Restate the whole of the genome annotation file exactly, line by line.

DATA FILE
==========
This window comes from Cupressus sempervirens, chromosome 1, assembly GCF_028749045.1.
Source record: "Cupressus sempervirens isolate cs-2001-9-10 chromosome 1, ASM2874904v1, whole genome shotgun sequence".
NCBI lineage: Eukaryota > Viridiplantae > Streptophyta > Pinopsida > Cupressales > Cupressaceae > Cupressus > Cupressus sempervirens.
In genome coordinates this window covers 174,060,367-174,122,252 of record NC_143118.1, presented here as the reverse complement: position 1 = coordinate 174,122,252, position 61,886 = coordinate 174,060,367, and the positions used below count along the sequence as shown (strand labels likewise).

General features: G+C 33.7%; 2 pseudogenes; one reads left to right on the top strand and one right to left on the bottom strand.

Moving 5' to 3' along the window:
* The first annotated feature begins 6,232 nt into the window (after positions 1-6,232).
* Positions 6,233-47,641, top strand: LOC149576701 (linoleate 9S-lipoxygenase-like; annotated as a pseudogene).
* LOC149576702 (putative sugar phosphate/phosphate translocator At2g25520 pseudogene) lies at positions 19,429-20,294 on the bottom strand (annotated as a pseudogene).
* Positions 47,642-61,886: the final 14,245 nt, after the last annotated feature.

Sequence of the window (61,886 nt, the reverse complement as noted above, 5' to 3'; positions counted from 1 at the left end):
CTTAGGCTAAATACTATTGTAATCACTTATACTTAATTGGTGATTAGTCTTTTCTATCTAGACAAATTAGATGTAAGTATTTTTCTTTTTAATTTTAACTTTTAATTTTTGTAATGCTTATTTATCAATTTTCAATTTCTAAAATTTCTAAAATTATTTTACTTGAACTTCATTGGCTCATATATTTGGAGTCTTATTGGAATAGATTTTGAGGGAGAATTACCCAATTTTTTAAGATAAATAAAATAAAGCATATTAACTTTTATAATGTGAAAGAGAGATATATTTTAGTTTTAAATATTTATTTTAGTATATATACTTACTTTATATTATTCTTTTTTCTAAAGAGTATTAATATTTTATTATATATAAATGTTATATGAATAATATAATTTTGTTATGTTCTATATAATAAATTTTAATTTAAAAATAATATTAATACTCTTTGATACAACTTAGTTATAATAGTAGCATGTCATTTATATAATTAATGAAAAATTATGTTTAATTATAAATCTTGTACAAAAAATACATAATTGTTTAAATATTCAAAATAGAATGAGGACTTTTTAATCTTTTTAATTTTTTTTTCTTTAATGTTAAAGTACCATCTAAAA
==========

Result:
This window comes from Cupressus sempervirens, chromosome 1, assembly GCF_028749045.1.
Source record: "Cupressus sempervirens isolate cs-2001-9-10 chromosome 1, ASM2874904v1, whole genome shotgun sequence".
NCBI lineage: Eukaryota > Viridiplantae > Streptophyta > Pinopsida > Cupressales > Cupressaceae > Cupressus > Cupressus sempervirens.
In genome coordinates this window covers 174,060,367-174,122,252 of record NC_143118.1, presented here as the reverse complement: position 1 = coordinate 174,122,252, position 61,886 = coordinate 174,060,367, and the positions used below count along the sequence as shown (strand labels likewise).

General features: G+C 33.7%; 2 pseudogenes; one reads left to right on the top strand and one right to left on the bottom strand.

Moving 5' to 3' along the window:
* The first annotated feature begins 6,232 nt into the window (after positions 1-6,232).
* Positions 6,233-47,641, top strand: LOC149576701 (linoleate 9S-lipoxygenase-like; annotated as a pseudogene).
* LOC149576702 (putative sugar phosphate/phosphate translocator At2g25520 pseudogene) lies at positions 19,429-20,294 on the bottom strand (annotated as a pseudogene).
* Positions 47,642-61,886: the final 14,245 nt, after the last annotated feature.

Sequence of the window (61,886 nt, the reverse complement as noted above, 5' to 3'; positions counted from 1 at the left end):
CTTAGGCTAAATACTATTGTAATCACTTATACTTAATTGGTGATTAGTCTTTTCTATCTAGACAAATTAGATGTAAGTATTTTTCTTTTTAATTTTAACTTTTAATTTTTGTAATGCTTATTTATCAATTTTCAATTTCTAAAATTTCTAAAATTATTTTACTTGAACTTCATTGGCTCATATATTTGGAGTCTTATTGGAATAGATTTTGAGGGAGAATTACCCAATTTTTTAAGATAAATAAAATAAAGCATATTAACTTTTATAATGTGAAAGAGAGATATATTTTAGTTTTAAATATTTATTTTAGTATATATACTTACTTTATATTATTCTTTTTTCTAAAGAGTATTAATATTTTATTATATATAAATGTTATATGAATAATATAATTTTGTTATGTTCTATATAATAAATTTTAATTTAAAAATAATATTAATACTCTTTGATACAACTTAGTTATAATAGTAGCATGTCATTTATATAATTAATGAAAAATTATGTTTAATTATAAATCTTGTACAAAAAATACATAATTGTTTAAATATTCAAAATAGAATGAGGACTTTTTAATCTTTTTAATTTTTTTTTCTTTAATGTTAAAGTACCATCTAAAA